Many in Fort Worth are heeding advice to practice social distancing during the rise of the COVID-19 pandemic. The necessary precaution has lead to the cancellation of gigs and concerts that financially support local musicians.
To help our city’s musicians in this time of need, there are several ongoing efforts to raise funds for those who are hardest hit by the recent epidemic. Our friends at Hear Fort Worth provided these tips for supporting local musicians during current times.
ARTIST + SERVICE WORKER RELIEF FUND
Local musician Rachel Gollay, with the help of several locals, spearheaded the Fort Worth Artist & Service Worker Relief Fund. Two local companies donated proceeds to the effort. Thirst & Company designed two fundraiser t-shirt and local musician Jack Barksdale donated proceeds from items sold from his website.
“With gig after gig getting canceled, livelihoods are at stake,” Gollay wrote. “Empty bars, restaurants and venues mean meager funds to take home at the end of the night and little to nothing left to pay the bills. All donations will be equitably divided and transferred among those who request assistance...”
The fund has now been extended by the United Way to support musicians and creatives by way of Hear Fort Worth and Film Fort Worth. Learn how to apply and contribute here.
Buying a shirt, hat or other forms of merchandise from your favorite musician gives you something fashionable to wear for years while putting money directly in the pockets of that artist. The easiest way to find out what Abraham Alexander, Rachel Gollay, Cut Throat Finches or other local musos are selling is to visit their website.
Most of us are going to be hunkered down in our homes more than usual. Let new tunes and albums set the backdrop to your time at home. Need some tips? Squeezebox Bandits released Sounds of Texas last year. The album’s 11 tracks capture North Texas’ unique blend of Tejano and C&W influences. Blues rockers Polydogs are a virtuosic force. You can buy their debut album, complete with nine hookish tunes, online.
Support Local Record Stores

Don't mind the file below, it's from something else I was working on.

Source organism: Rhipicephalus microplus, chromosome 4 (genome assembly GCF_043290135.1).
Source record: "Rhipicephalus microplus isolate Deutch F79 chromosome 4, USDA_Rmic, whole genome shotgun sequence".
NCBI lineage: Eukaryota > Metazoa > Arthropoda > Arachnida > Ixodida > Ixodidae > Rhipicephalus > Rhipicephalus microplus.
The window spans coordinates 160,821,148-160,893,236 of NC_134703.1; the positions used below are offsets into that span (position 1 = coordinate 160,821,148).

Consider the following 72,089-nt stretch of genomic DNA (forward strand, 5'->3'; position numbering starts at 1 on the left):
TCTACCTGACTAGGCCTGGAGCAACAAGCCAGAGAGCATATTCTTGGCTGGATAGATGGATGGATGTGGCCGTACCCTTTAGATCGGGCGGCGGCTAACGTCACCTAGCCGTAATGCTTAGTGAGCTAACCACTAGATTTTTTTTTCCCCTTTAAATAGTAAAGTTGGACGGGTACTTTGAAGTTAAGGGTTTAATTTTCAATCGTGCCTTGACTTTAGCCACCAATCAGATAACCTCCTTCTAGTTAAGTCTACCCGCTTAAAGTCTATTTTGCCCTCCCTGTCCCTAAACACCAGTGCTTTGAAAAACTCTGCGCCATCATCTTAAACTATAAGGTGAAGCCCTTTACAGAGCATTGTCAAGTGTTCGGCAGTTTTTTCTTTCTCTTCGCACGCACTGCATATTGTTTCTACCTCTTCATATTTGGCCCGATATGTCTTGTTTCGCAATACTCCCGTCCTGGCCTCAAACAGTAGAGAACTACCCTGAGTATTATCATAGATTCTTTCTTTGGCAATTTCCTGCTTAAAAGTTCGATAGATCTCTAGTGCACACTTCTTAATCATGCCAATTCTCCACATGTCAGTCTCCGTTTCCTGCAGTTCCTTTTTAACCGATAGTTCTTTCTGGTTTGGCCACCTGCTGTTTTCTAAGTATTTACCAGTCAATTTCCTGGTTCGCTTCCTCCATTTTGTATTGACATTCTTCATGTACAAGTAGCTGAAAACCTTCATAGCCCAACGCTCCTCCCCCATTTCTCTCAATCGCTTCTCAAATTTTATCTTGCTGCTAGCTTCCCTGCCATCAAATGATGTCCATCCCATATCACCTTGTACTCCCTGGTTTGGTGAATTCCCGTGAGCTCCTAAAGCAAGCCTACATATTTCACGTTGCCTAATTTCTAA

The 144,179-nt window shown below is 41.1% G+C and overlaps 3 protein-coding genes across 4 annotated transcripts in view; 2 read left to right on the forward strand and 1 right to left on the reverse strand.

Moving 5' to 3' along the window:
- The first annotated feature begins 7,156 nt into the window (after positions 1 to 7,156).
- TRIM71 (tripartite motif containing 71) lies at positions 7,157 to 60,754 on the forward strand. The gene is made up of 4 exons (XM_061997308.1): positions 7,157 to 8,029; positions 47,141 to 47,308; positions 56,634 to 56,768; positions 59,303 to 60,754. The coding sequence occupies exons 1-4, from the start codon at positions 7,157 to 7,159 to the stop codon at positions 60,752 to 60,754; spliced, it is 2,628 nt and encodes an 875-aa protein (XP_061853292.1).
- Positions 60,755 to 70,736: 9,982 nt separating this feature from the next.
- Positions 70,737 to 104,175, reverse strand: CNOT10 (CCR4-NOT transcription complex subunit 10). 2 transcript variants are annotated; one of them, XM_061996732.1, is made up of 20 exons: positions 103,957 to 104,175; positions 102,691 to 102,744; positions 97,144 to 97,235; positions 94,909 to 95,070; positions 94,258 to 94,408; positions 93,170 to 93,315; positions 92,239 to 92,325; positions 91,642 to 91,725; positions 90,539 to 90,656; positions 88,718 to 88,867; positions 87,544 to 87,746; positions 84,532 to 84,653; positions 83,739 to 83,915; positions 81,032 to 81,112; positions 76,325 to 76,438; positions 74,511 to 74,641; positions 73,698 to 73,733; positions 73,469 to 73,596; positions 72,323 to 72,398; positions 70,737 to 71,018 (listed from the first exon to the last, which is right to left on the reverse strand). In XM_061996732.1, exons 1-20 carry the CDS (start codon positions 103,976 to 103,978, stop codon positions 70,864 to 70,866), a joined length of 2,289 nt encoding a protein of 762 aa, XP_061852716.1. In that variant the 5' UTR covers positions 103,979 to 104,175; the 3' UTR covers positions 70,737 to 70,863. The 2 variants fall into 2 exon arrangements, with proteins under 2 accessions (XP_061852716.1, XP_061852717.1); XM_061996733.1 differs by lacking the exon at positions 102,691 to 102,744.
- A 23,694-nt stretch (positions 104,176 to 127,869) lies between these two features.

Chief Record, Record Town, Panther City Vinyl and other music stores are a vital part of the local music scene. If you don’t need a new album or merchandise, consider buying a gift card for when you do. Some of these stores are running discounts on gift cards as well as offering other deals.
Concert Ticket Refunds
A friend of mine who works in the music industry just reminded me of what goes into a ticket purchase. That $20 ticket supports music venue staff, musicians, booking agents, promoters and countless members of this country’s music industry.
Many supporters of the fine arts are voluntarily forgoing asking for a refund for tickets to our city’s symphony and opera. Considering the same approach for local music acts can ensure that venues can keep their lights on and that service sector employees still have work.
If there’s a show this fall that you’ve had your eye on, consider booking your ticket now. Any small investment in this city’s future can go a low way to dampening the current temporary slowdown in economic activity.
Follow Hear Fort Worth
Hear Fort Worth is doing a great job of sharing useful information for musicians and meaningful ways that fans can help Follow the nonprofit on Instagram @HearFortWorth and Facebook. Plans are in the works for live streaming shows that are ticketed. It’s a new idea that many other cities are also exploring in these uncertain times.
As new means of hearing live shows or supporting local musicians and artists become available, you’ll hear about it through Hear Fort Worth and Visit Fort Worth.